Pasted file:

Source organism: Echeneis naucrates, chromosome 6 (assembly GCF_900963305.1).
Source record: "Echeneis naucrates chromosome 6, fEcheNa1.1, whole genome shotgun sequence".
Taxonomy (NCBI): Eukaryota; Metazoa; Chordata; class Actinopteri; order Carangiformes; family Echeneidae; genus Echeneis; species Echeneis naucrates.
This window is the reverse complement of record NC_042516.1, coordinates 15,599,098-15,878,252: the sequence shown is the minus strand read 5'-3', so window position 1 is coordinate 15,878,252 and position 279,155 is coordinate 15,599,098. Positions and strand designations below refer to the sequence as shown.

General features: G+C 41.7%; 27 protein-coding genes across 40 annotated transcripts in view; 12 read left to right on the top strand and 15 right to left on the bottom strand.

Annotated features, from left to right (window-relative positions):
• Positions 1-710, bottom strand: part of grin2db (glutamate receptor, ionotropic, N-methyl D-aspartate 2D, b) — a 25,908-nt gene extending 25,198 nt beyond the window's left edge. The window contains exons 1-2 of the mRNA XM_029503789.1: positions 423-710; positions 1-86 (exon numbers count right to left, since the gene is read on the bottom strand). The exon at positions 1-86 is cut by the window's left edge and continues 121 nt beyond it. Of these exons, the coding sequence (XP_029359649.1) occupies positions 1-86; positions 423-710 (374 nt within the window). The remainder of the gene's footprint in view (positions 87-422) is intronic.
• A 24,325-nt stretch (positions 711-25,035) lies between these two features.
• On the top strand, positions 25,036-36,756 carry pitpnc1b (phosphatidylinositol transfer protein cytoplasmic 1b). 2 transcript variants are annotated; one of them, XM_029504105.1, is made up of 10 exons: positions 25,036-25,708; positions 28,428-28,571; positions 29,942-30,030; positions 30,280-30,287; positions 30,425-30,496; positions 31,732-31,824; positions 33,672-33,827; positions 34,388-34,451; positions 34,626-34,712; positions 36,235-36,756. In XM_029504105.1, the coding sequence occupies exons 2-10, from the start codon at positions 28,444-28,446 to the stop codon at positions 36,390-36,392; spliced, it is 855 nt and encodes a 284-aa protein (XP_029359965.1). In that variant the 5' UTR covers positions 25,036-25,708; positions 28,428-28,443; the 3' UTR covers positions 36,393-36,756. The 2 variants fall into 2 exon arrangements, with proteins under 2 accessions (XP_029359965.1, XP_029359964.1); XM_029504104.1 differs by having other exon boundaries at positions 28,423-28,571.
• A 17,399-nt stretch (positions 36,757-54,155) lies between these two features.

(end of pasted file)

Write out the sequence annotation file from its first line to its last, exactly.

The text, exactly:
Source organism: Echeneis naucrates, chromosome 6 (assembly GCF_900963305.1).
Source record: "Echeneis naucrates chromosome 6, fEcheNa1.1, whole genome shotgun sequence".
Taxonomy (NCBI): Eukaryota; Metazoa; Chordata; class Actinopteri; order Carangiformes; family Echeneidae; genus Echeneis; species Echeneis naucrates.
This window is the reverse complement of record NC_042516.1, coordinates 15,599,098-15,878,252: the sequence shown is the minus strand read 5'-3', so window position 1 is coordinate 15,878,252 and position 279,155 is coordinate 15,599,098. Positions and strand designations below refer to the sequence as shown.

General features: G+C 41.7%; 27 protein-coding genes across 40 annotated transcripts in view; 12 read left to right on the top strand and 15 right to left on the bottom strand.

Annotated features, from left to right (window-relative positions):
• Positions 1-710, bottom strand: part of grin2db (glutamate receptor, ionotropic, N-methyl D-aspartate 2D, b) — a 25,908-nt gene extending 25,198 nt beyond the window's left edge. The window contains exons 1-2 of the mRNA XM_029503789.1: positions 423-710; positions 1-86 (exon numbers count right to left, since the gene is read on the bottom strand). The exon at positions 1-86 is cut by the window's left edge and continues 121 nt beyond it. Of these exons, the coding sequence (XP_029359649.1) occupies positions 1-86; positions 423-710 (374 nt within the window). The remainder of the gene's footprint in view (positions 87-422) is intronic.
• A 24,325-nt stretch (positions 711-25,035) lies between these two features.
• On the top strand, positions 25,036-36,756 carry pitpnc1b (phosphatidylinositol transfer protein cytoplasmic 1b). 2 transcript variants are annotated; one of them, XM_029504105.1, is made up of 10 exons: positions 25,036-25,708; positions 28,428-28,571; positions 29,942-30,030; positions 30,280-30,287; positions 30,425-30,496; positions 31,732-31,824; positions 33,672-33,827; positions 34,388-34,451; positions 34,626-34,712; positions 36,235-36,756. In XM_029504105.1, the coding sequence occupies exons 2-10, from the start codon at positions 28,444-28,446 to the stop codon at positions 36,390-36,392; spliced, it is 855 nt and encodes a 284-aa protein (XP_029359965.1). In that variant the 5' UTR covers positions 25,036-25,708; positions 28,428-28,443; the 3' UTR covers positions 36,393-36,756. The 2 variants fall into 2 exon arrangements, with proteins under 2 accessions (XP_029359965.1, XP_029359964.1); XM_029504104.1 differs by having other exon boundaries at positions 28,423-28,571.
• A 17,399-nt stretch (positions 36,757-54,155) lies between these two features.